Wednesday, June 29, 2011

Caring Spaces, Learning Places by Jim Greenman (A Book Review)

I have been reading...Caring Spaces, Learning Places: Childrenʼs Environments THAT WORK by Jim Greenman, and wholeheartedly recommend this book to teachers who are keen to continually reflect on and review the caring Space and learning Places they create and build for young children.

Over the past few years I have had many wonder-filled opportunities to visit airports, railway stations, churches, abbeys, museums, art galleries and early childhood settings. So often these have been interesting, awe inspiring and jaw droppingly beautiful. All places and spaces evoked a response in me. Sometimes I felt over-joyed, amazed or overwhelmed. Sometimes I felt like staying a long time and other times I felt like screaming “get me out of here fast”. At all times I had the power and resilience to go or stay.

All of these spaces gave cues to what is valued here and the purpose of the place. The purposes included: serving food, providing curation for precious items, displaying fantastic art, praise and worship, corralling and facilitating the movement of people, caring for and educating small children. All of these places are work spaces for people and colleagues. Some of these places are living, learning and loving spaces for our most precious and most vulnerable human beings. These travel and learning opportunities gives me cause to think about the places and spaces we provide for children in our early childhood care and education settings in New Zealand.

For ideas and reflective prompts I reached for Jim Greenmanʼs book ʻCaring Spaces, Learning Placesʼ. In the foreword to Jimʼs book, Lella Gandini says, “We have all experienced how even a small improvement in a learning space can reverberate in positive ways, but we have also learned that one cannot stop there. It is the value that we attribute to the potentials of children and our respect for their learning as individuals and as groups that can truly create a shift in our teaching, transforming us from being “only” teachers to being true listeners and learners.” (p. vii)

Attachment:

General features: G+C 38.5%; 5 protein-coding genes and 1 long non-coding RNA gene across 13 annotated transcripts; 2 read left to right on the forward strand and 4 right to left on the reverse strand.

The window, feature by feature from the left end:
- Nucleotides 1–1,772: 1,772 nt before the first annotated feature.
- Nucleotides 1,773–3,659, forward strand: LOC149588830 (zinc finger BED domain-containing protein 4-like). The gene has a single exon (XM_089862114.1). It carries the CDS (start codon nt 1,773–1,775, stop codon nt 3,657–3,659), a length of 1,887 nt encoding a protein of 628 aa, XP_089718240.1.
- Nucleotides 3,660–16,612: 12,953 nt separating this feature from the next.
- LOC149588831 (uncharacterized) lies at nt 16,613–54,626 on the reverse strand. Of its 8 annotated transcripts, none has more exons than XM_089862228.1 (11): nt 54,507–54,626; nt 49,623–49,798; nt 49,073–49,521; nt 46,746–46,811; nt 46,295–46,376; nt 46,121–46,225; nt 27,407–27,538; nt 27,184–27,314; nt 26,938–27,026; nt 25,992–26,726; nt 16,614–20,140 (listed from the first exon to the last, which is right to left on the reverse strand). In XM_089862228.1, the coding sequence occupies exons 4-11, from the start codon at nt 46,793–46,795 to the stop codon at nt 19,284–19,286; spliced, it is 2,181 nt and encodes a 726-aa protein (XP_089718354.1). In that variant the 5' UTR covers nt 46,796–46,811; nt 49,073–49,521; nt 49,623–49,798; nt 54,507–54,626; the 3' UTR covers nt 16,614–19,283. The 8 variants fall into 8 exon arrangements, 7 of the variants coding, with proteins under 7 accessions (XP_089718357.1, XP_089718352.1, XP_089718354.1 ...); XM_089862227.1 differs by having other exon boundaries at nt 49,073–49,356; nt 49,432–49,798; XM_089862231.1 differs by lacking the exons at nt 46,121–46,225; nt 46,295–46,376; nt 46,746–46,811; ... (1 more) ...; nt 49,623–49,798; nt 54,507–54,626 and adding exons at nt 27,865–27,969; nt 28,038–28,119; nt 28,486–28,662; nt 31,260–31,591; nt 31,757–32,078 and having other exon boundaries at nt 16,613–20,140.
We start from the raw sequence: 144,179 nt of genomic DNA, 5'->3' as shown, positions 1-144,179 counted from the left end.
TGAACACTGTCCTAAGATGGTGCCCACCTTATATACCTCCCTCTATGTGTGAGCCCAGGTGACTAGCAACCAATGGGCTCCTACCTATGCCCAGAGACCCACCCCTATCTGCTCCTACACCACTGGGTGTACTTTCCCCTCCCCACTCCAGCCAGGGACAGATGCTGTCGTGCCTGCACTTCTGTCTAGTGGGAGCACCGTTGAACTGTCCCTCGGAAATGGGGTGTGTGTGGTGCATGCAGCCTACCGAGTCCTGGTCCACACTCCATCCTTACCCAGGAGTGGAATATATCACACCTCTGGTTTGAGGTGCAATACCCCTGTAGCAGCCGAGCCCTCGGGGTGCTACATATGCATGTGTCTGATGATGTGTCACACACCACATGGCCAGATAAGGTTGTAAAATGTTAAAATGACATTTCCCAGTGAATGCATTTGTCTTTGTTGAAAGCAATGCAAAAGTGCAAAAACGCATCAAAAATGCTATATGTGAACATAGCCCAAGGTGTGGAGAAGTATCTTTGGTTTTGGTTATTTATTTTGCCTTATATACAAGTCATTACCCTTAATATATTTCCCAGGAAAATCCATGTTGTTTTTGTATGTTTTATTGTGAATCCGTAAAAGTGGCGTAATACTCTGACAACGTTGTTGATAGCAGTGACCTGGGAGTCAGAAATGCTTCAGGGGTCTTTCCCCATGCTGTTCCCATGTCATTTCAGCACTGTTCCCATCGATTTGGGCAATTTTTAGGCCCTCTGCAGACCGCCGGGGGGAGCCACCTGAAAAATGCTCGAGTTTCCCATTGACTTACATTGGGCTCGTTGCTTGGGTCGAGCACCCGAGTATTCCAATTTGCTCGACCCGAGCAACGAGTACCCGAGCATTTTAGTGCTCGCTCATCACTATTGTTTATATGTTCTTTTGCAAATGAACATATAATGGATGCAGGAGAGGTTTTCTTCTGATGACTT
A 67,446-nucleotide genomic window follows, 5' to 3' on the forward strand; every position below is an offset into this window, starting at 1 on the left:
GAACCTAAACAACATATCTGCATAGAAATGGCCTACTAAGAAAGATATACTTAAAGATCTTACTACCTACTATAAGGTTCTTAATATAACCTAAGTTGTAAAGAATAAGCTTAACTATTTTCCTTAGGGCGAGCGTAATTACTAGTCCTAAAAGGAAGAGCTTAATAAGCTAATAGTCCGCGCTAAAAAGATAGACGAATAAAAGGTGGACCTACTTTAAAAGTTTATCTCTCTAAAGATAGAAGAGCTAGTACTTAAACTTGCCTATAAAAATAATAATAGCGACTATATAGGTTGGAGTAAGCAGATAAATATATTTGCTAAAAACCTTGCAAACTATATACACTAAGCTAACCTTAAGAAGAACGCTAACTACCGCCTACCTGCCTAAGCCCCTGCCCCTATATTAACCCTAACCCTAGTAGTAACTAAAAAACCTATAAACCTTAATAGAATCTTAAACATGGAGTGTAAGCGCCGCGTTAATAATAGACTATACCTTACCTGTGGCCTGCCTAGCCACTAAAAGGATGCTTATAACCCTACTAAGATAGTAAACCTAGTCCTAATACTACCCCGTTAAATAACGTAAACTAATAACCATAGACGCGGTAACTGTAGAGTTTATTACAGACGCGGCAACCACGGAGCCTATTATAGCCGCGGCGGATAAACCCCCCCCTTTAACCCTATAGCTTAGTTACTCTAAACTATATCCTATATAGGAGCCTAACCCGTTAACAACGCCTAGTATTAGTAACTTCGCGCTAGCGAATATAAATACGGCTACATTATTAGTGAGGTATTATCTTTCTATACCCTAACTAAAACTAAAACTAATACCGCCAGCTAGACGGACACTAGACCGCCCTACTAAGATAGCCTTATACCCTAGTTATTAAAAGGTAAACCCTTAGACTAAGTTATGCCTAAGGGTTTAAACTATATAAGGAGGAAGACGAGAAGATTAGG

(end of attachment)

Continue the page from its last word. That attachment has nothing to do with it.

Experiences and time spent in our settings in New Zealand is as diverse as the children and families who use the service. Jim Greenman tells us that if fifteen-week-old Hannah continues in Childcare until elementary school, (NZ 6 year old) she will have spent around 12,000 hours at the centre, more time than she will spend in all of elementary and high school. Her brother Michael attends pre-school a few hours a day, he may spend up to 1,000 hours at the service. (p.54).

In this book Jim Greenman inspires by sharing the stories, insights and poetry of many people as he kindly challenges and supports us in reviewing and re-thinking the lives of children and teachers in our early childhood settings. He provides many good ideas and tools for changing and improving early childhood education environments in early childhood settings. The review, changes and improvements to our early childhood care and education settings can and will transform us teachers into “true listeners and learners”.

I particularly liked the discussion on institutionalized childhoods (p.64) which concludes with a list of reflective questions that would be a very useful review tool to work through as a team of teachers. I recommend this book to those teachers who are “... carrying out one of the most delicate missions in life, namely sustaining the growth and learning of children as individuals and in groups.” (Lella Gandini p.vii)

ISBN 0-942702-33-6

Kathryn Delany

Thursday, June 2, 2011

Taskforce funding proposal will undermine 20 hours ECE

This is now a time for leadership in the early childhood community. The Government will be listening to the wider communities response to the recommendations made in the Taskforce Report. Take time to study this report, you will find a link on the home page of our website. At the heart of this report is the importance of doing what is right, for every child and family in this country. As Margaret Mead so eloquently has said " Never doubt that a small group of thoughtful, committed citizens can change the world. Indeed it is the only thing that ever has".

Taskforce funding proposal will undermine 20 hours ECE
Media release: 1 June 2011

Five academics from the Universities of Waikato, Victoria, Canterbury and Otago have said they welcome the strong message of the ECE taskforce about the importance of prioritising early childhood education.